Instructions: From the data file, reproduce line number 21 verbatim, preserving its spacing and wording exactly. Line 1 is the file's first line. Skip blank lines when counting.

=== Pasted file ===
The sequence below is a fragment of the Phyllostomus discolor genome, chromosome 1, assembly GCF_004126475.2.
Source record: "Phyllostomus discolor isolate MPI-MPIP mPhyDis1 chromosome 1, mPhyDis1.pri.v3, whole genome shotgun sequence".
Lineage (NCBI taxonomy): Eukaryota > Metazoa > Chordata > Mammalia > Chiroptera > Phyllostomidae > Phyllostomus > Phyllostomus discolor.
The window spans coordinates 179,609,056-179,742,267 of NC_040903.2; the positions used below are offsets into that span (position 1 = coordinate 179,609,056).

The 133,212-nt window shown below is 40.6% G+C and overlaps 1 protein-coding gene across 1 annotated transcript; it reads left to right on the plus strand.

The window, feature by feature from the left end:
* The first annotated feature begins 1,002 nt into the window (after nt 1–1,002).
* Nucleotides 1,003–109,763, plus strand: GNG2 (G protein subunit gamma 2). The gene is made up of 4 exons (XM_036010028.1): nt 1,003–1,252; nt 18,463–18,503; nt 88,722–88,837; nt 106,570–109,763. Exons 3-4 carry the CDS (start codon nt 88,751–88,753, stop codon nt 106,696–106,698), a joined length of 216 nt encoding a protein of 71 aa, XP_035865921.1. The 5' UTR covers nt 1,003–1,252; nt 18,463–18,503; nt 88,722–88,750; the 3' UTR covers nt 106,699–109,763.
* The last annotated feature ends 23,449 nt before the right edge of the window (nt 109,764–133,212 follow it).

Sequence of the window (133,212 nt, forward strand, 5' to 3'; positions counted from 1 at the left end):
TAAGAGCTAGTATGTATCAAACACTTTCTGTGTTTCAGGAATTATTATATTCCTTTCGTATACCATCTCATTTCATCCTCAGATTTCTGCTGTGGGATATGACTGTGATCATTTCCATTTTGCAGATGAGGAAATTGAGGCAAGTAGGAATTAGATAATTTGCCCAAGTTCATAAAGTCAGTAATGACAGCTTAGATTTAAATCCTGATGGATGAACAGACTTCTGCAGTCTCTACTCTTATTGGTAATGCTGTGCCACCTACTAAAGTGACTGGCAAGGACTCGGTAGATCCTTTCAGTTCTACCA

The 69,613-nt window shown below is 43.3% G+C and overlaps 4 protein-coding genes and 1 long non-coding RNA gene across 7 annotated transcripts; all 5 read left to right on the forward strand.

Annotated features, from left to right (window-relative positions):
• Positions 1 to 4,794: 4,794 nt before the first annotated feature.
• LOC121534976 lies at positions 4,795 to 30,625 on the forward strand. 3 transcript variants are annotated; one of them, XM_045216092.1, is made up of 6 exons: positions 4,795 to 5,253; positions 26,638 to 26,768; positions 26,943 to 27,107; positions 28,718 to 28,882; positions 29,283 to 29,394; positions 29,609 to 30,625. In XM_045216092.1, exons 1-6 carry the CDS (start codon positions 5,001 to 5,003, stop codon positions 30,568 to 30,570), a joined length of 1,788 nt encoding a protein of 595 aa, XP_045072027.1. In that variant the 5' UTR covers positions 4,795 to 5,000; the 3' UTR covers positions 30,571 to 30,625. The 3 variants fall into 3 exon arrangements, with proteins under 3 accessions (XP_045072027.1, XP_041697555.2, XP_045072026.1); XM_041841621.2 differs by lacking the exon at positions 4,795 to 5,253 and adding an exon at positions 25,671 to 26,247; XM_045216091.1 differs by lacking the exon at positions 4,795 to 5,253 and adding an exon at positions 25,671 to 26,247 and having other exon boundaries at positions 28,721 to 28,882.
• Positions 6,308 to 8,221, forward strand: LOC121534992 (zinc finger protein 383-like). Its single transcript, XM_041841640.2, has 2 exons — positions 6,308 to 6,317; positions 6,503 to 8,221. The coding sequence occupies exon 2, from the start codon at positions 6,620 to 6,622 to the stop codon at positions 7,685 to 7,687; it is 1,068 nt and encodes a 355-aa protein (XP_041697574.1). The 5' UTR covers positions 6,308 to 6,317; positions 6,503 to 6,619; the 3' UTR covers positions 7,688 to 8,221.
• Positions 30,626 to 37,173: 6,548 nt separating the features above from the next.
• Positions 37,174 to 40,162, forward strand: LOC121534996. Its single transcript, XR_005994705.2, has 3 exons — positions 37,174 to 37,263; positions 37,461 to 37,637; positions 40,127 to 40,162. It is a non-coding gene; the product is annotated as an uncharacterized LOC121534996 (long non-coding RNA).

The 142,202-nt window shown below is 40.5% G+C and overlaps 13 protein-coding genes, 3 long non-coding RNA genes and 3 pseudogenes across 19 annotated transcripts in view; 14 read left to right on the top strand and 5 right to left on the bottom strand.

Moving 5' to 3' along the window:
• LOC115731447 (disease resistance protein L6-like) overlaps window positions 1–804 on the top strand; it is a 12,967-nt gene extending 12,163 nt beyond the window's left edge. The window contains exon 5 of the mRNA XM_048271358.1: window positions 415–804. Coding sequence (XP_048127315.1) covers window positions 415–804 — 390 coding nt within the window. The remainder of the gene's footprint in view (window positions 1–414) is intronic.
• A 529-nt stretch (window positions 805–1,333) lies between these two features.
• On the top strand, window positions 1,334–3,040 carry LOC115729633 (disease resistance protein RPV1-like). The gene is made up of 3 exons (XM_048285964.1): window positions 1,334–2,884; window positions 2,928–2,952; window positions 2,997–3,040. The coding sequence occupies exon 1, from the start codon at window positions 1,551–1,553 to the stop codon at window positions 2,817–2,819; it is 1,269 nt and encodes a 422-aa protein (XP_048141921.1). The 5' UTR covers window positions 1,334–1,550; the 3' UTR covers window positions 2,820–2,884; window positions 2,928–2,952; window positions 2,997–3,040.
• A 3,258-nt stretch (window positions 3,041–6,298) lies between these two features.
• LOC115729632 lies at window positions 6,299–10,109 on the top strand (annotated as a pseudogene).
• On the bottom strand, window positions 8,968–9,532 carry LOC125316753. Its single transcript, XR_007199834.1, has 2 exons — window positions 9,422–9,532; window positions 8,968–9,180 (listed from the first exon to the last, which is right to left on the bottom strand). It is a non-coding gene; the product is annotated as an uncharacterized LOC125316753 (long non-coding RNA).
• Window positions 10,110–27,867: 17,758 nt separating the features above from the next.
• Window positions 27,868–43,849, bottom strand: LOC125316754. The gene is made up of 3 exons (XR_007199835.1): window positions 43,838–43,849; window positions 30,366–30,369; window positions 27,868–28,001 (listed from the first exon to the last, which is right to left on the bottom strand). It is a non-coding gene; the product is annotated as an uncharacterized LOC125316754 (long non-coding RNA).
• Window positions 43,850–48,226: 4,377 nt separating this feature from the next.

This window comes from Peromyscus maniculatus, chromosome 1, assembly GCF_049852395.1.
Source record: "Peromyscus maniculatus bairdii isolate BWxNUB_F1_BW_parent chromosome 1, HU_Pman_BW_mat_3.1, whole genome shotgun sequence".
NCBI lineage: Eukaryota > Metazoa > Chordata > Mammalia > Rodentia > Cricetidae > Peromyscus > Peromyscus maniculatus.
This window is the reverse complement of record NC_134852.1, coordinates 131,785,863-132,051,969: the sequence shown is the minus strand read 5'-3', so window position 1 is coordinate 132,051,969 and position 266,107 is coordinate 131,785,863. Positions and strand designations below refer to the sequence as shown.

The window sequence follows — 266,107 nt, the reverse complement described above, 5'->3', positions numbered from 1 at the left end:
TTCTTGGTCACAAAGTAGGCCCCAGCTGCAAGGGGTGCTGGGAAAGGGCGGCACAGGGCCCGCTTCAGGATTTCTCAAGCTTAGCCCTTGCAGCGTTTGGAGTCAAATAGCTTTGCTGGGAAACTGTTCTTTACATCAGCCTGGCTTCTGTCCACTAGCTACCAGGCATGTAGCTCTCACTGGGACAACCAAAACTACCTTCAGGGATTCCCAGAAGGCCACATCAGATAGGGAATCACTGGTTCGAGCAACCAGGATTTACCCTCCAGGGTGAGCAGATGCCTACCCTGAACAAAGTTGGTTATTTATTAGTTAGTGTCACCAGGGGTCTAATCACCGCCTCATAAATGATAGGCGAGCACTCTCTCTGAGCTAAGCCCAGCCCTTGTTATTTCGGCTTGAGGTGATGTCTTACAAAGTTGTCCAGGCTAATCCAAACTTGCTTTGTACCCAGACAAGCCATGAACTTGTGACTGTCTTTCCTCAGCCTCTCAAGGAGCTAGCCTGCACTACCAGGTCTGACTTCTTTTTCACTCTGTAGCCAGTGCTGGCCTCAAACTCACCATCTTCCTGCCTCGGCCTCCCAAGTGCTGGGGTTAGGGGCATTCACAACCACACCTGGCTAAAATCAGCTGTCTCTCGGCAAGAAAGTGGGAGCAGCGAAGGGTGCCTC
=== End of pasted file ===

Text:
• LOC115731447 (disease resistance protein L6-like) overlaps window positions 1–804 on the top strand; it is a 12,967-nt gene extending 12,163 nt beyond the window's left edge. The window contains exon 5 of the mRNA XM_048271358.1: window positions 415–804. Coding sequence (XP_048127315.1) covers window positions 415–804 — 390 coding nt within the window. The remainder of the gene's footprint in view (window positions 1–414) is intronic.